Masoud Pezeshkian, accompanied by former Foreign Minister Mohammad Javad Zarif, voted at a school in the Qal’eh Hassan Khan neighborhood of Tehran. Saeed Jalili, accompanied by his campaign manager Mohsen Mansouri, voted at a mosque in Qarchak.

Many opponents of the Islamic Republic and families of victims of government violence – including Nobel laureate Narges Mohammadi – have recently called on citizens to boycott the second round of elections. However, others who boycotted or did not vote in the first round – including human rights defender Keyvan Samimi – are now encouraging participation in the second round and support Masoud Pezeshkian.

Pezeshkian and Jalili had two live television debates ahead of the second round of elections, with arguments centered around the nuclear agreement (JCPOA), merits of lifting sanctions, internet management, and mandatory hijab enforcement. In the first round, Pezeshkian received 10,415,991 votes (42%), winning in Tehran, northwestern and western provinces, as well as Sistan and Baluchestan. Jalili received 9,473,298 votes (38%), with most support in eastern, central, and southern provinces. Another conservative candidate, Mohammad Bagher Ghalibaf, received over 3 million votes (13%) in the first round and has endorsed Jalili in the second round.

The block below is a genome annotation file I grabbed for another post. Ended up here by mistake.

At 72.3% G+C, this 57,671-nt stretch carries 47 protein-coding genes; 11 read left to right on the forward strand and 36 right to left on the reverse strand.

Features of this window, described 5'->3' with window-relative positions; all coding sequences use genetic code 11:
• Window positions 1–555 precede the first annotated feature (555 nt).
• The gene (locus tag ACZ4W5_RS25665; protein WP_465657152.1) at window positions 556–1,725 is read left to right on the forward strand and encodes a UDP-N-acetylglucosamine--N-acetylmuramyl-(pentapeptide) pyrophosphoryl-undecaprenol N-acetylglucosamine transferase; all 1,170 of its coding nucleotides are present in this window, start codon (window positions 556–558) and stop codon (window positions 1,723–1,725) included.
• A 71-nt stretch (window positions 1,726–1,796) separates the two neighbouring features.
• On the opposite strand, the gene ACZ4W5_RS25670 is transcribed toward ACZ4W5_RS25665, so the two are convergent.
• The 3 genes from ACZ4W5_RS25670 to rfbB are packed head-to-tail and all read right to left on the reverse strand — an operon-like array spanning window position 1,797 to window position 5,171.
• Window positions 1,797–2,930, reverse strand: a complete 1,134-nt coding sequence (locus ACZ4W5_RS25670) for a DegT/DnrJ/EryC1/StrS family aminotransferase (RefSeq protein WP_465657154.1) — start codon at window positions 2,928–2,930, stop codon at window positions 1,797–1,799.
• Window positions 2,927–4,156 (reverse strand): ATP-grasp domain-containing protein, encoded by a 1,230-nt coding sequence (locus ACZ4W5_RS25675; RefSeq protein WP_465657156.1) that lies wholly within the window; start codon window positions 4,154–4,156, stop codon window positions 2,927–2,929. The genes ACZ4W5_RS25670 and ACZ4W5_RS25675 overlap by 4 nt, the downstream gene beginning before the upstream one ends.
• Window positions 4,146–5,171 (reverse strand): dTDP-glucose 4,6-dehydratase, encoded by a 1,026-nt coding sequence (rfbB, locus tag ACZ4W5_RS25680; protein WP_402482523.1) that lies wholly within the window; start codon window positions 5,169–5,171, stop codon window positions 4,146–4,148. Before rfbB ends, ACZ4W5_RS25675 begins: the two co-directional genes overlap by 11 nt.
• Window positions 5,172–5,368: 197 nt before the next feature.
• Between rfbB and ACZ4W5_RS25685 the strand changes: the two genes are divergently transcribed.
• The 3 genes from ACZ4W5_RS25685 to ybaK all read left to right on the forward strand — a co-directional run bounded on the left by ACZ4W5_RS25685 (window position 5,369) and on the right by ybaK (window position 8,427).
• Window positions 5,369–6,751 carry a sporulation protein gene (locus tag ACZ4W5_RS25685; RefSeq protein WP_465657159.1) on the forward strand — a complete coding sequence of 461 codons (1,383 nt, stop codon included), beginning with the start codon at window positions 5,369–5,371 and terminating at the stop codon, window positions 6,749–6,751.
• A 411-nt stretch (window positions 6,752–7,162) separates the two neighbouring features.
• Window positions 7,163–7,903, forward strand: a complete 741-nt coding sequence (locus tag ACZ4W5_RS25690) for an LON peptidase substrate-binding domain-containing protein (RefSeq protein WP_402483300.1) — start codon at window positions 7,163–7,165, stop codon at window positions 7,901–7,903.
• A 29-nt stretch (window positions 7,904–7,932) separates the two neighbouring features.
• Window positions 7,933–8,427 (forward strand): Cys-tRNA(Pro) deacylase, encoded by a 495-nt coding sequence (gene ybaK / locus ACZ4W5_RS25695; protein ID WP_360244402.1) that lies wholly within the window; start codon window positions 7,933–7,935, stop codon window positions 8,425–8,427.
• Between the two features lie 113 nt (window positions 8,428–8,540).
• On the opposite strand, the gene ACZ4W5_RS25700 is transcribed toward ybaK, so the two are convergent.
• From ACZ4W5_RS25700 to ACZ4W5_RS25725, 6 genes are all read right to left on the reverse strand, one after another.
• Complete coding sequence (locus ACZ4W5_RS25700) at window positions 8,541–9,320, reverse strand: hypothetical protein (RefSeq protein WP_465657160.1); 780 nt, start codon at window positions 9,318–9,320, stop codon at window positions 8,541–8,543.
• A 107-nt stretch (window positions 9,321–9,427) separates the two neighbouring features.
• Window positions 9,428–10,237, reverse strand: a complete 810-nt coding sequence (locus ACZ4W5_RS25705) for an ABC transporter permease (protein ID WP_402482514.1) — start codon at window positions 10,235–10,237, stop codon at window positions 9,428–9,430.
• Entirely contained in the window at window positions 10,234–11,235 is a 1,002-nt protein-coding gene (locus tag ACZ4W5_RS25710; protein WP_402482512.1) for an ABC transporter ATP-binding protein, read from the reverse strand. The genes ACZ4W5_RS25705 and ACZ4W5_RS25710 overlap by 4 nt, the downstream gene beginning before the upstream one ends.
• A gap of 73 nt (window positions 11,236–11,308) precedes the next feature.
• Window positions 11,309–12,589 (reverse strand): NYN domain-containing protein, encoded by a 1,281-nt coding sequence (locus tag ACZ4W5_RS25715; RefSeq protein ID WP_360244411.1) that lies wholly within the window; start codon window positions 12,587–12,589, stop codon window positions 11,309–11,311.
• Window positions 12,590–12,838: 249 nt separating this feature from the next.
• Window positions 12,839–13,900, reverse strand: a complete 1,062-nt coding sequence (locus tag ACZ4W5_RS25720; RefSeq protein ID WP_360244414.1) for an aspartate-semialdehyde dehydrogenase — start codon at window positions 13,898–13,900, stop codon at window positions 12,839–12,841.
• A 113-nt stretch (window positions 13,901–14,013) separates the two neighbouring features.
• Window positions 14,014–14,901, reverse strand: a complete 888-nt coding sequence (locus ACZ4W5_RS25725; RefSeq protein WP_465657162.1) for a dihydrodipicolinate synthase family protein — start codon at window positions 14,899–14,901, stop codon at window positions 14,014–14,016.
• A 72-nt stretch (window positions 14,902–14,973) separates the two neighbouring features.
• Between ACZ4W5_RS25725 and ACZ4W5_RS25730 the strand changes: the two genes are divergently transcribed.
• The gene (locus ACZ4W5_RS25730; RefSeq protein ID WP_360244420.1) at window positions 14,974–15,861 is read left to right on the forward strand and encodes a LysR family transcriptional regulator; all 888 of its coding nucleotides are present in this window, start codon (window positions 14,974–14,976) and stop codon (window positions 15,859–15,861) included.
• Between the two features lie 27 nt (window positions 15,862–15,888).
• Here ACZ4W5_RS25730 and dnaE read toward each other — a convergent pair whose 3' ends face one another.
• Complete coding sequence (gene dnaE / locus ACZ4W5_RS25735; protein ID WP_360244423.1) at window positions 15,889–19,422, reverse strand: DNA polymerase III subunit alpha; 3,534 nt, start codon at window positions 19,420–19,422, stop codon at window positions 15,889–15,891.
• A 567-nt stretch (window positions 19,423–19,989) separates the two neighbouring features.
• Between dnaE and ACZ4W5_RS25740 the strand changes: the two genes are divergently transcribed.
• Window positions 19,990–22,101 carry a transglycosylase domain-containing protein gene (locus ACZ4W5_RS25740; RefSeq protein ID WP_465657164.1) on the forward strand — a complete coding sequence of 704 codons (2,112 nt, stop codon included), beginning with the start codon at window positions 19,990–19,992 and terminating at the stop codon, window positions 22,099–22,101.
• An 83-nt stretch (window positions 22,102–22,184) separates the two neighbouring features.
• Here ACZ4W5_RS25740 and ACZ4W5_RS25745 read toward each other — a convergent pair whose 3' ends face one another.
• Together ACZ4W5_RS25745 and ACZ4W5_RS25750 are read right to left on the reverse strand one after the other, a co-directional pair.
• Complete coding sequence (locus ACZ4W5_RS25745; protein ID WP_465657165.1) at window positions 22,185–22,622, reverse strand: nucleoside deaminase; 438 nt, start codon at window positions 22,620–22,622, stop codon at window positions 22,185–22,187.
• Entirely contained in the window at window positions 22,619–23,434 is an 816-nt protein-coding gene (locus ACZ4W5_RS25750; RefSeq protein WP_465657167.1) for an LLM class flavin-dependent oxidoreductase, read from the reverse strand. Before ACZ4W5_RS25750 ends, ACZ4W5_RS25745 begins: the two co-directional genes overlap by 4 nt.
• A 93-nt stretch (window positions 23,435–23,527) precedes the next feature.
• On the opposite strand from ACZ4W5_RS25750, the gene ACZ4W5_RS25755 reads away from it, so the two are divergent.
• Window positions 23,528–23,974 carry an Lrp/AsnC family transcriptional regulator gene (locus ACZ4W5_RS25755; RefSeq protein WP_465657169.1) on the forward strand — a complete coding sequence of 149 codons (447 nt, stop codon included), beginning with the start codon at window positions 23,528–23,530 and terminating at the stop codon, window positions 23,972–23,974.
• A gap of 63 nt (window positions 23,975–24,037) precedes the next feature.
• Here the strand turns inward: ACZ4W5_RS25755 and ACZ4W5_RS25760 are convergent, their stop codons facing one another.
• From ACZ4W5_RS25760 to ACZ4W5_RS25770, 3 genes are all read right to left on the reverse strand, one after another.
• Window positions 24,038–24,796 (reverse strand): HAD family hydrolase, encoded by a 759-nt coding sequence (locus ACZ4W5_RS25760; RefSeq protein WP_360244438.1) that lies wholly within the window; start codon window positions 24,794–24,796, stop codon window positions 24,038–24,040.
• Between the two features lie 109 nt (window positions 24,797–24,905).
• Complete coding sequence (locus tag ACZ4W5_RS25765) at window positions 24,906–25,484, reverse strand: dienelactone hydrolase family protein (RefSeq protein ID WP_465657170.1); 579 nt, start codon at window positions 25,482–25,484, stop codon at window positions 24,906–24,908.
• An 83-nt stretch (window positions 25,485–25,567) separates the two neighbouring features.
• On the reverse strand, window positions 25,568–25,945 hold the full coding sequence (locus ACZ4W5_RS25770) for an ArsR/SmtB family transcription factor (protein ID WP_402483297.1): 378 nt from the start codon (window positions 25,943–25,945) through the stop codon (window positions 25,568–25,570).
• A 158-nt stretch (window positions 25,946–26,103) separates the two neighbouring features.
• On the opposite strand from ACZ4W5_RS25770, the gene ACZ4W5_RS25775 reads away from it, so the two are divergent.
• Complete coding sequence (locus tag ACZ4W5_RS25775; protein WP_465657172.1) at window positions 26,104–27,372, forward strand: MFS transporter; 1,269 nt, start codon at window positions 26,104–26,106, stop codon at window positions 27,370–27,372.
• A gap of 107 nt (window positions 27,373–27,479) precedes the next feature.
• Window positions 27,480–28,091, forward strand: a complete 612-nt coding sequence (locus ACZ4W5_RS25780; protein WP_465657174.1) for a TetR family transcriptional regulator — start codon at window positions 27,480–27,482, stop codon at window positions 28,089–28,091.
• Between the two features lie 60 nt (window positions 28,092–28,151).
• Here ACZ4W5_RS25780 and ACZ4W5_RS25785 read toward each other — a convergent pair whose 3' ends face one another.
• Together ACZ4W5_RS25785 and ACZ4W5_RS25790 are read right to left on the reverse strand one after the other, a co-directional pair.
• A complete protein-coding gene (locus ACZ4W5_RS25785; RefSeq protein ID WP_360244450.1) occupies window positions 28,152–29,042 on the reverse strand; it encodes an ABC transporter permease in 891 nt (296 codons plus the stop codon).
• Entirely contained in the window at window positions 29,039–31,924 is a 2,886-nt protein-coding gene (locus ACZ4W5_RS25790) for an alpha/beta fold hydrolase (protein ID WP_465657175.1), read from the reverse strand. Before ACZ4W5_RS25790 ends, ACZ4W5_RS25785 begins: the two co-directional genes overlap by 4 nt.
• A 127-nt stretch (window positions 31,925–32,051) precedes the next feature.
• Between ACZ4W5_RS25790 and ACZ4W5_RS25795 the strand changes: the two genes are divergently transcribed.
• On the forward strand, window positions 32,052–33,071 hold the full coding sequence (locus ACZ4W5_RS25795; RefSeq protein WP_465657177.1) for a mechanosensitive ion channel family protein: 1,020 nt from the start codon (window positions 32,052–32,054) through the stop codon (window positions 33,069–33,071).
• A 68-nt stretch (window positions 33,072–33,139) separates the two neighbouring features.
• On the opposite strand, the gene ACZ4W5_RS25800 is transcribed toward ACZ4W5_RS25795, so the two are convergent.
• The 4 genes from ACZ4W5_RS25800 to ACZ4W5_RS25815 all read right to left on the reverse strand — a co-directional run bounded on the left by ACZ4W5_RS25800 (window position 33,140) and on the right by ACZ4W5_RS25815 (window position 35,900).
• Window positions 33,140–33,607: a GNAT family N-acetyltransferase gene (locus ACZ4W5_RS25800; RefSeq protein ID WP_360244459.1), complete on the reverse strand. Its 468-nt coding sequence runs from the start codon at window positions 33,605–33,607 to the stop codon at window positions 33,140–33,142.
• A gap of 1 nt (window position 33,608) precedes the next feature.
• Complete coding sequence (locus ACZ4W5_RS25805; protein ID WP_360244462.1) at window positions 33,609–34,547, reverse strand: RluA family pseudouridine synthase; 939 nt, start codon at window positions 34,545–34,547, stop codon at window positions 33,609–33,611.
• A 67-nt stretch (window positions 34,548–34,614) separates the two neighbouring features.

In addition to the two main candidates, the election boycott movement played a significant role, garnering significant support among intellectuals. Those encouraging a boycott consider the reduction of voter turnout to 40% as a significant achievement. Satellite channels, including BBC Persian and Iran International conveyed the boycott message to many of their Iranian viewers, with expert guests making the case against participation. Many political prisoners and leaders, including Mohammadi, Mir Hossein Mousavi, Mostafa Tajzadeh, and other political prisoners, as well as families of those killed in previous unrest, have also boycotted the election. Still, some analysts like Abbas Abdi believe that the polarized atmosphere in society may lead to higher participation compared to the previous round of elections.

During the first round, some government opponents abroad protested outside polling stations in various cities, sometimes leading to clashes. The Iranian judiciary has warned that if such gatherings “prevent Iranians who wish to participate in the presidential election,” those responsible will be prosecuted. According to IRNA, the Iranian ambassador in Canberra reported that Australian police have arrested five people in connection with protests at polling locations.

Iranian Labor Activist Sharifeh Mohammadi Sentenced to Death

In a move that has sparked international outrage, the Revolutionary Court in Rasht has sentenced labor activist Sharifeh Mohammadi to death. Sources revealed to the BBC that Mohammadi, currently held in Lakan Prison, Rasht, was sentenced on charges of “baghi,” which is defined under Iranian Islamic Penal Code as armed rebellion against the Islamic government.